In this article the author, Douglas R. Burgess Jr., attempts to make the case that the pirates operating out of Somalia are terrorists. In doing so, he takes the dangerously broad interpretation of the word terrorist, that which certain participants in the War On Terror proselytize, and tries to spread it out some more. Such blanket terms and the deficient policies that come with them make problems instead of solving them. Recent examples include Halloween streakers being charged as sex offenders in Colorado and electronic objects and clothing being treated as bombs in Boston. Naked people don’t automatically want to bugger children, exposed circuits don’t always explode, and international criminals don’t always want to achieve an ideological goal by means of fear and violence, even the Arabic speaking ones.
Burgess’s fails at reducing piracy on the high seas to terrorism because he misses a simpler truth. Pirates, like those operating off the cost Somalia, just want the money. This motive explains why they patiently hold ships, cargo, and crew members for ransom, as opposed to the proper terrorists who took hostages just to kill them in Mumbai. Burgess tries to justify his reduction with the ancient Roman reasoning that pirates are “enemies of the human race” as paraphrased by Edward Coke, a 16th century English jurist. Surely this reasoning resembles contemporary sentiment for proper terrorists, but the world should know by now not to let sentiment steer foreign policy. Anyone still seeking this conclusion for himself need only recall President Bush’s assertion of the presence of soul in the dreamy eyes of Vladimir Putin. Burgess goes on to claim that the inability of navies to defeat the pirates results from a jurisdictional Gordian knot in that no nation knows how to treat the pirates. Let’s just treat ’em like terrorists, he argues. Taking care of terrorism is also everybody’s responsibility, because you’re either with us or against us, right? With this argument though, he swings at the wrong Gordian knot with a dull blade.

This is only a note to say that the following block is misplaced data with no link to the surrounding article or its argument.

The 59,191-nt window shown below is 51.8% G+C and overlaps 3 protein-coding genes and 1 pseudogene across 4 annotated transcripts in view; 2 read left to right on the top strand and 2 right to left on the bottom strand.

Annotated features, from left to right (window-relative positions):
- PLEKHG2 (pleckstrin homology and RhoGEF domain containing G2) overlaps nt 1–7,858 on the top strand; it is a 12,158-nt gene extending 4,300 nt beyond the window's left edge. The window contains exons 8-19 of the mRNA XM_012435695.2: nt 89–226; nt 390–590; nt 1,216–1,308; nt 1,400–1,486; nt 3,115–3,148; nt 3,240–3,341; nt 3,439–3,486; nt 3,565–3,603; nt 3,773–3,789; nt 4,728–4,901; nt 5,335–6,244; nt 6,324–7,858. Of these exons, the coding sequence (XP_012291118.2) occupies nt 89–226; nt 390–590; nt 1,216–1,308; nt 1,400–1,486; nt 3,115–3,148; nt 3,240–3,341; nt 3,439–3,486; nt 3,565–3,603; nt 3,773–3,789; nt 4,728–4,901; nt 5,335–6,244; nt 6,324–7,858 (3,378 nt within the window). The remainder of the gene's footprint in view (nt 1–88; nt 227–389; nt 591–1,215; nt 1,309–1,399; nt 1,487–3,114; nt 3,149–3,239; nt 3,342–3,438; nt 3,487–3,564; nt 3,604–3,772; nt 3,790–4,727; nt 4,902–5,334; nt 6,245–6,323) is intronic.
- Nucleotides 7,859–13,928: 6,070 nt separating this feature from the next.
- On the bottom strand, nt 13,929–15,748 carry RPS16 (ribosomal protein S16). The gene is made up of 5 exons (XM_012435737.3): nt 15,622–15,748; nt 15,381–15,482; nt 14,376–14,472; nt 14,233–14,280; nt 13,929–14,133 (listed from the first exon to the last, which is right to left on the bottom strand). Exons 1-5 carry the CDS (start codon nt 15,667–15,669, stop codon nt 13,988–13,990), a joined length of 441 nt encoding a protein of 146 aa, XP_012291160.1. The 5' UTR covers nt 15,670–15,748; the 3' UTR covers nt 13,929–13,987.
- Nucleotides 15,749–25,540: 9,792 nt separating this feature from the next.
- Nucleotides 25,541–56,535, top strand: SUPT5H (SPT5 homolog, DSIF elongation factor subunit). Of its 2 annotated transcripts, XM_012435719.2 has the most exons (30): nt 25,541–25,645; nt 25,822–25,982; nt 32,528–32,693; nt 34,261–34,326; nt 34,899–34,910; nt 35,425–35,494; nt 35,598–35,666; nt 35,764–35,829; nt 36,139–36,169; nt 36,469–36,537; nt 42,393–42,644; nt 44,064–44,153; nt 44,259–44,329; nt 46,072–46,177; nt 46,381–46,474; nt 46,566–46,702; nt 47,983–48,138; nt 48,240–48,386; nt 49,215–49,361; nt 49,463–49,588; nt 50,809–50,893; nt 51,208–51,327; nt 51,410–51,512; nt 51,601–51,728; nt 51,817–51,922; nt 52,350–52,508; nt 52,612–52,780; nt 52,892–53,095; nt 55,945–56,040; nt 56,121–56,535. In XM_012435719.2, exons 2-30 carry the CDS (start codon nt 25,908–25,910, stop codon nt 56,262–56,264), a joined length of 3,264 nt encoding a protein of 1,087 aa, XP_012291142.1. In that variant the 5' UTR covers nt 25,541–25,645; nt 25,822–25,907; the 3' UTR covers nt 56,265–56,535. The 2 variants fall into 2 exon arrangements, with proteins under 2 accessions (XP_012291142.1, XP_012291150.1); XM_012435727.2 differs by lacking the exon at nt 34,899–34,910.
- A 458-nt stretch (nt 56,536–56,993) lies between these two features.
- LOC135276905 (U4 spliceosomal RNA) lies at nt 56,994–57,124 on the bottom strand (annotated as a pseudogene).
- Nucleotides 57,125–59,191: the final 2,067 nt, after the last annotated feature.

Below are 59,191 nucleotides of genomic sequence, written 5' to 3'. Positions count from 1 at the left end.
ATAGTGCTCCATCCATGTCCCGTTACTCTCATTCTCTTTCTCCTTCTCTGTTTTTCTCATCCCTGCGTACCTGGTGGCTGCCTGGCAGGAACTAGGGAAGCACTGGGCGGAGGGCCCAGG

Even if the world’s naval powers could round up all the pirates in the Gulf of Aiden, sending them to the various Guantanamos in the world would constitute an irresponsible and unreasonable effort. Such an effort would distract from going after real terrorists. Furthermore, if Burgess would actually compare the Somali pirates with Al Qaeda or Lashkar-e-Taiba, he’d see that they represent dissimilar threats. The Somali pirates threaten private property, while proper terrorist organizations specifically target and kill people. Given limited resources, I can’t imagine how Burgess could assign pirates to the same class as terrorists. And if we have to fight a War on Piracy, the War on Terrorism makes for a poor example to follow. I surmise that those who disagree enjoy confusing terms like criminal, solider, unlawful combatant, and prisoner of war and inventing others like illegal enemy combatant and detainee. I won’t bother to get into the issues of having a war on ideas or things like drugs and, of course, terrorism.
If I recall my history lessons correctly, then interpreting the ancient Romans’ sentiments of piracy assuming anything but an ancient Roman’s perspective will lead to confusion. For all they cared, the Roman Empire was civilization and Romans were the human race. They filed everyone else under the category of barbarians. So piracy on the high seas threatened commerce and thus Roman interests. Indeed, piracy still threatens modern commerce just as it did back then, but one has to stretch to assert that the world revolves around these affected business interests. Furthermore, Burgess can’t call the Somali pirates enemies of the human race unless he thinks Somalis don’t count. After all, I imagine that a good amount of the ransom money helps to put food on Somali tables.
Yes, piracy has bad consequences, but calling piracy terrorism will just lead to more bad consequences. I propose a more dignified solution. Just let the pirates continue their operations. Let them organize. Eventually the companies shipping things through Somali waters will get tired of the risks and ransoms. Some will take longer, more expensive routes to bypass the threat. And some, I hope, will negotiate and pay the pirates in advance. Such an arrangement would preclude violence and provide income to Somalia to make up for that which it cannot earn by fishing anymore. The pirates will become an authority in the region. They will seek to maintain power and keep competing and depreciating interests out, including proper terrorists. One could call my idea a cop-out that could potentially lead to the establishment of a pirate state in Somalia, but it beats playing a game of neo-conservative semantics.